March 1, 2002

Crowe honored for achievement in research

Featured Image

Crowe honored for achievement in research

Dr. James E. Crowe Jr., associate professor of Pediatrics and assistant professor of Microbiology and Immunology, has been selected as the recipient of the 2002 Judson Daland Prize for Outstanding Achievement in Patient-Oriented Clinical Research by the American Philosophical Society (APS).

Crowe will receive an honorarium and recognition at the APS annual general meeting on April 26.

Born in 1860, Dr. Judson Daland was a prominent Philadelphia physician and outstanding figure in medical research. Daland was known for his energetic research for the causes of disease and the study of ethnology and paleontology. After his death in 1937, the bulk of his estate was left to the APS as an endowment to be used to support research in clinical medicine.

Dr. Victor A. McKusick, University Professor of Medical Genetics at Johns Hopkins University and a recipient of a Daland fellowship in 1953, will present the award to Crowe.

Best known for his work on defining fundamental mechanisms underlying pathogenesis and immunity associated with respiratory syncytial virus (RSV) infection and immunization, Crowe has been at Vanderbilt since 1995.

Dr. Arnold Strauss, James C. Overall Professor and Chair of Pediatrics and director of Vanderbilt Children’s Hospital, nominated Crowe, citing him as one of the premier young physician scientists in the country.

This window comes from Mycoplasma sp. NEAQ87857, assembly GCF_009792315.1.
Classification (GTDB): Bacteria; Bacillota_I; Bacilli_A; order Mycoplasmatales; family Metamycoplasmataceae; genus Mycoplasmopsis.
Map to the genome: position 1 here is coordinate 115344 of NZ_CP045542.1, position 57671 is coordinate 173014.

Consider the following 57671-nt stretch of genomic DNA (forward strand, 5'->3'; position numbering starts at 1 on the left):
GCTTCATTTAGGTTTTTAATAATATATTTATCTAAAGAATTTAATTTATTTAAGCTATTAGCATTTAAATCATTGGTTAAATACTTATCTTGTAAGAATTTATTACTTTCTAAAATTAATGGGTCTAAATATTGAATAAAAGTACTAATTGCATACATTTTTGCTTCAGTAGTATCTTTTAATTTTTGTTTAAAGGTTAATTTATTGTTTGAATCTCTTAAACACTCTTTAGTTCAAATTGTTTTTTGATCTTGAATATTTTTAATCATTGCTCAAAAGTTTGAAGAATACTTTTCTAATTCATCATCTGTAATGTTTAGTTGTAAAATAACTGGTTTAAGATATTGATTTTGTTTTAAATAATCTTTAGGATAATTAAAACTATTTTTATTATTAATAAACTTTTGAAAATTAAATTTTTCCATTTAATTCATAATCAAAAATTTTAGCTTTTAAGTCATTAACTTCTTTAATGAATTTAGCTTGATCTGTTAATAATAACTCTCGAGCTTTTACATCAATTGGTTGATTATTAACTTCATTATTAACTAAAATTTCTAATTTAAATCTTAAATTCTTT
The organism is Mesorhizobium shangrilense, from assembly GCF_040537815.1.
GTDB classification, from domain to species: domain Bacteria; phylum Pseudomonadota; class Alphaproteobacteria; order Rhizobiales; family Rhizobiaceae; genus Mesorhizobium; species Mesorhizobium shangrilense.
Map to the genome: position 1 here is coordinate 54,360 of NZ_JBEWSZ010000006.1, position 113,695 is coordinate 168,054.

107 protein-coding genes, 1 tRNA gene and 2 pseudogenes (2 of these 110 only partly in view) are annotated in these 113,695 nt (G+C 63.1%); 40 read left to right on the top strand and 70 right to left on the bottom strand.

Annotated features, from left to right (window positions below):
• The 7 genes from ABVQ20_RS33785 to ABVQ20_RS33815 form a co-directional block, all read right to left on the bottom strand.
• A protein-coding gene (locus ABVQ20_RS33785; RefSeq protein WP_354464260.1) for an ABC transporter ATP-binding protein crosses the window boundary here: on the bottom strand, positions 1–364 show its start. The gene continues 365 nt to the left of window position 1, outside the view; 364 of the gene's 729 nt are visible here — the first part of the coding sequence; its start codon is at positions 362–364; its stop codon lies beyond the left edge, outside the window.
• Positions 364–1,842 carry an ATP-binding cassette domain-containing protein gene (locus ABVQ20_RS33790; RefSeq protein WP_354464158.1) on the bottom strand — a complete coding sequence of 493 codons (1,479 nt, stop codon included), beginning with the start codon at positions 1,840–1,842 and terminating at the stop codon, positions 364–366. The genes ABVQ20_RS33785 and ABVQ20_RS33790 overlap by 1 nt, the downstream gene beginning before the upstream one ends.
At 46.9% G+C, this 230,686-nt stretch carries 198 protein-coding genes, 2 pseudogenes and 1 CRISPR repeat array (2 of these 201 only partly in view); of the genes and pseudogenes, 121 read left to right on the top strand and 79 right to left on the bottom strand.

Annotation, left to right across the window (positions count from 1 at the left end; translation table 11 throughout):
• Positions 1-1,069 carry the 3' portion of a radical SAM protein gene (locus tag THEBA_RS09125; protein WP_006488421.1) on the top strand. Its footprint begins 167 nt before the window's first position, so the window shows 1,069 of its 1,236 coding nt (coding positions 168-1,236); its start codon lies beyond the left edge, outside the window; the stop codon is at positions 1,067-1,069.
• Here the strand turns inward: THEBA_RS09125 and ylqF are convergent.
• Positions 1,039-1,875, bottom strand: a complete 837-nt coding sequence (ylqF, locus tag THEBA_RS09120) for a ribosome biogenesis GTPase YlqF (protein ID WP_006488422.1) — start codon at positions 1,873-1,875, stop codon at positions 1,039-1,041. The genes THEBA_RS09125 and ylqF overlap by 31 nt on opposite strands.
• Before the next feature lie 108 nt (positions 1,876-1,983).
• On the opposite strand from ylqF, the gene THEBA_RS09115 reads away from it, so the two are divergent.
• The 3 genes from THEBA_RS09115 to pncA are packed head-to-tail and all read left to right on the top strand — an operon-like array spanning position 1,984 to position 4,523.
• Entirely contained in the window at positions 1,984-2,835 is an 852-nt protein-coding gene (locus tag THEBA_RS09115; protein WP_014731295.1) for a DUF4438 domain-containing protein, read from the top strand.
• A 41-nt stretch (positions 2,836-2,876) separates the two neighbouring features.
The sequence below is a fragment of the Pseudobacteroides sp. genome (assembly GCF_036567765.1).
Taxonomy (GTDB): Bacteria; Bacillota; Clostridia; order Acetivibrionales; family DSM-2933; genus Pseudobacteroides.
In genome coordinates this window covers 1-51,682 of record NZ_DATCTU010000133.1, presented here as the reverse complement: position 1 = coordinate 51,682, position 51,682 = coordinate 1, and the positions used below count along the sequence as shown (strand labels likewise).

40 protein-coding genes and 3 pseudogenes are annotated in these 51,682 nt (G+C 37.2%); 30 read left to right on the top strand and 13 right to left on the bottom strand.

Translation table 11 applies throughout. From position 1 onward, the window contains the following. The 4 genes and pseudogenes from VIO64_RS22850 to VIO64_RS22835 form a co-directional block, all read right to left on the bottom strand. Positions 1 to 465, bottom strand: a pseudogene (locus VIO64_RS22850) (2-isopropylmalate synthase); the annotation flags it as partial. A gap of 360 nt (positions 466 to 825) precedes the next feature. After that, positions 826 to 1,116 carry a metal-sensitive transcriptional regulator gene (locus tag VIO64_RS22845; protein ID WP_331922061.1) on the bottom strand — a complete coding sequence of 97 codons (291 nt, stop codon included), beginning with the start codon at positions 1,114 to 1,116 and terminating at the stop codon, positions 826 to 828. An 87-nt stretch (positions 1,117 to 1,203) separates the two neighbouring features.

“He has made critical contributions to patient-oriented research endeavors through his fundamental work in the fields of vaccine development, molecular immunology of human responses, and virology of important human pathogens,” Strauss said. “He has had great success in bringing cutting edge molecular tools to the investigation of human responses using patients and volunteers in experimental vaccine trials.”

Crowe received his medical degree from the University of North Carolina and then worked in the laboratory of noted virologist Dr. Robert Chanock at the National Institutes of Health. For five years, Crowe conducted basic research on the pathogenesis of RSV and generated more than 100 different live attenuated RSV vaccine candidates. Several of these vaccine candidates have been tested in Phase I trials conducted at Vanderbilt and many other vaccine centers in the United States, Australia and South Africa.

Crowe is an active teacher, conducting seminars and delivering lectures in the Microbial Topics series for medical students, the Intradisciplinary Graduate Program, the Advanced Virology and Immunology graduate courses, and teaching housestaff and students on the wards and clinics.

He has an active lab that includes two graduate students (Microbiology and Immunology), three post doctoral fellows, and several undergraduate students.

“I’m honored to have received the award,” Crowe said. “I am humbled by the prize.”